JOHN LAKVEET (INTERVIEW)
John Lakveet is an imaginative renovator of Space Sequencer Music that became famous specially thanks to his album "Sequentiagite". Energy, warmth and sensibility would perhaps be the most adequate words to refer to his music.
When did you discover electronic music?
"I cannot precisely pinpoint that because when I started liking music, I couldn't discern whether it was electronic or otherwise, but my oldest memory could go back to the seventies with bands of the time."
How did your vocation as a composer begin?
"There was a piano at home, so that my sisters could study their careers as performers. I used to spend the afternoons playing and enjoying the combination of notes, their repetition, yet I missed the fact of having further elements available to interrelate them, that is to say, I noticed the lack of technology to do what occurred to me, without being really aware of that."
What does electronic music have for you, as a listener and as a composer, that acoustic music does not have?
"The search for different timbres, unreal, in strange shades, and the possibility of experimentation without strictures."
Do you think that the electronic medium offers more freedom to the artist than the acoustic one?
"Undoubtedly. The freedom of sound that electronics offers to the artist is laudable, and the best thing is the fact that you can have it in your studio at home and create there with no need of depending on a person for each instrumental sound."
How do you see the debate between the defenders of analogic sound as opposed to those in favor of digital sound? As a synthesist, do you feel inclined towards either one of these trends? Do you think that both can coexist in a quite complementary form under one same artistic scheme?
"I am not interested in debates. I feel sound as something global. Attending to Plato's ideas, every sound already exists, the difference only depends on the element generating them. I don't particularly care whether a sound is anlogic or digital, provided I can manipulate it according to my needs and use it the moment I choose to do so. Personally, analogic sound awakens in me memories of the great historical moments of the music done with this kind of synthesis, but no more than that. The co-existence is undeniable, and enriching, and it is precisely there where the freedom of the author lies, as he can enhance to a greater or lesser extent each one of these systems of generation of sound. The basic thing for me is the sound and the use I can do of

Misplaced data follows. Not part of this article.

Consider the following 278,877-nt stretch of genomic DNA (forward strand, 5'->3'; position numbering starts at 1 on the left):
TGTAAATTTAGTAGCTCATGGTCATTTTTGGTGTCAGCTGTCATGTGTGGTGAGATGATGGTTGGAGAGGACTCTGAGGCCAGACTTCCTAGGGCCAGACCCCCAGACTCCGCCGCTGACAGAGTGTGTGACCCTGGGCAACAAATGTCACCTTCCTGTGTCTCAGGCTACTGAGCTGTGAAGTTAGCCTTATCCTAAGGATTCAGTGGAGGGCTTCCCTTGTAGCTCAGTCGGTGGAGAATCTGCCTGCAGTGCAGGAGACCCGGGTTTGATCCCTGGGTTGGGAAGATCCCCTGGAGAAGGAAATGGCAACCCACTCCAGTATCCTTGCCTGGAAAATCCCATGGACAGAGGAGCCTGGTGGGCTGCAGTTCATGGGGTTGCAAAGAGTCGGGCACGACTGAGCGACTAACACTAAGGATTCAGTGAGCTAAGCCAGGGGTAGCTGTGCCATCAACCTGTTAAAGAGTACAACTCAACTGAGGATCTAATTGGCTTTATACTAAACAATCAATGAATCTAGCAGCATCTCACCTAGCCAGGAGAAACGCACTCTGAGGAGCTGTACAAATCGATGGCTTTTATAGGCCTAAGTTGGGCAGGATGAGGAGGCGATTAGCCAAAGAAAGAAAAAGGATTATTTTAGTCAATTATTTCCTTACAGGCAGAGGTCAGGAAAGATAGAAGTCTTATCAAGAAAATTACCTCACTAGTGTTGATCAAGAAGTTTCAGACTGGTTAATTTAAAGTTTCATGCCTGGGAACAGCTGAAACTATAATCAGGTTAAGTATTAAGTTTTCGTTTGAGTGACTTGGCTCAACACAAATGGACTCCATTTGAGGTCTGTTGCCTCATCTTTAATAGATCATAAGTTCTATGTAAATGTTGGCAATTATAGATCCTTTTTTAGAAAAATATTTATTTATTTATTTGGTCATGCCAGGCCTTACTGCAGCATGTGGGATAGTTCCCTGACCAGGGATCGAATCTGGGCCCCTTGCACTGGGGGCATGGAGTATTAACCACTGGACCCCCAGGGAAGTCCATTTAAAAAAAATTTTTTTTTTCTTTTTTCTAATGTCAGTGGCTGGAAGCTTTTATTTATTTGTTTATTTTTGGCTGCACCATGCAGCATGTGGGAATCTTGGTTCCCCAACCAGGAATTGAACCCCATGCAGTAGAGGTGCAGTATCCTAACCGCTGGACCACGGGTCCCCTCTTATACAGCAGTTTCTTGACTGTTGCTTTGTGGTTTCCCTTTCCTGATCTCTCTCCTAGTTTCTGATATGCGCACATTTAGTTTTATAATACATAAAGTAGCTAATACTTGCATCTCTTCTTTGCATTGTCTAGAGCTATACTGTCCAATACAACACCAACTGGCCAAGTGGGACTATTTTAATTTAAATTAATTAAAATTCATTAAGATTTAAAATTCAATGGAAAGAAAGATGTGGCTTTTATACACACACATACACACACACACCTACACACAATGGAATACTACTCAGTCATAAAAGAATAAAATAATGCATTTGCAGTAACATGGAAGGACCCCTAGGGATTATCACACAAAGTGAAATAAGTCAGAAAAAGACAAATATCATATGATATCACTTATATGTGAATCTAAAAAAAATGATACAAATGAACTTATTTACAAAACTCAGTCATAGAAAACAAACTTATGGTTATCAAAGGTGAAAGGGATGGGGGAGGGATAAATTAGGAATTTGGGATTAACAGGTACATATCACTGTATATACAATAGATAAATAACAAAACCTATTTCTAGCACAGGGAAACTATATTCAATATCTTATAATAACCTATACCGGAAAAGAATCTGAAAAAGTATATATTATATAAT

In "Sequentiagite", your first solo album, there appears to be an intense emotional weigh to be perceived by the listener. Do you think that feelings play an important role in your music?
"Certainly! Yet more than feelings, we would rather refer to perceptions."
Or do your creative processes respond to more cerebral approaches?
"Cerebral approaches appear when the language is already shaped, when I can clearly see what I want to outline and how. It is then when the intentional resources appear."
Do you mentally relate your music to stories or images?
"In some occasions, yes. But what I really am interested in is to surprise myself with the music per se."
When you compose, do you try to describe an idea with music, one that could be translated into a tale, a painting or perhaps even a film?
"It also depends on the kind of style I execute."
Or on the contrary, in your mind. do your compositions always have a strictrly sonic stance?
"I have no strictures in that, therefore the ambivalence of both options is compatible in my sounds and music."
What do you think of the current panorama of electronic music? Do you think that the diversification of the new trends that appeared in the 1960s and the 1970s has become a fake avantgarde thus hindering the progress of the most innovative areas of electronic music, sucha s for instance the one that tends to be labelled as "Space Music"?
"Yes, it is sadly so. Although it also is true that in my quest in search for my own language I am some kind of "anchorite", aside from the newest, or the new trends, so I don't have clear criteria about what happens outside. For me, all sounds and their structure constitute an intimate experience, alien to the outside, which introduces me to a vast world of connotations, at times colossal, at other times intimate."
Tell us about "Epikus", your new album. In it you continue with a line similar to that of "Sequentiagite". Do you think that your solo style is well reflected in these two albums? Or are there any aspects of yours which are little known in your solo work?
"When I started with "Epikus", I didn't know what I was in for. In it I have learned a lot. The result will even appear to be rough in some aspects, yet now, then, after the work, I believe I succeeded in taking the helm and redress the route I was mistakenly taking. In all senses, "Epikus" has been an epic task for me in its composition, in the masterization and in the graphic design: I want to thank Jaume Fuentes from Estudios Parsifal the task of mastering the entire "Epikus" project. As I understand this, he comprehended the sense and the essence of the project, providing it with the ideal sonority: And I also owe a debt of gratitude to Reivax, for the patience and professional skill shown in the graphic design."
"I am already working on what could be defined as the end of a stage, which in broad traits I would define as sequential. My ambitious next project will try to culminate this cycle., which already began with my first works, with Technoayuda or At-Mooss, flirting with various styles that have shaped my musical language."
(Interview conducted by Jorge Munnshe)
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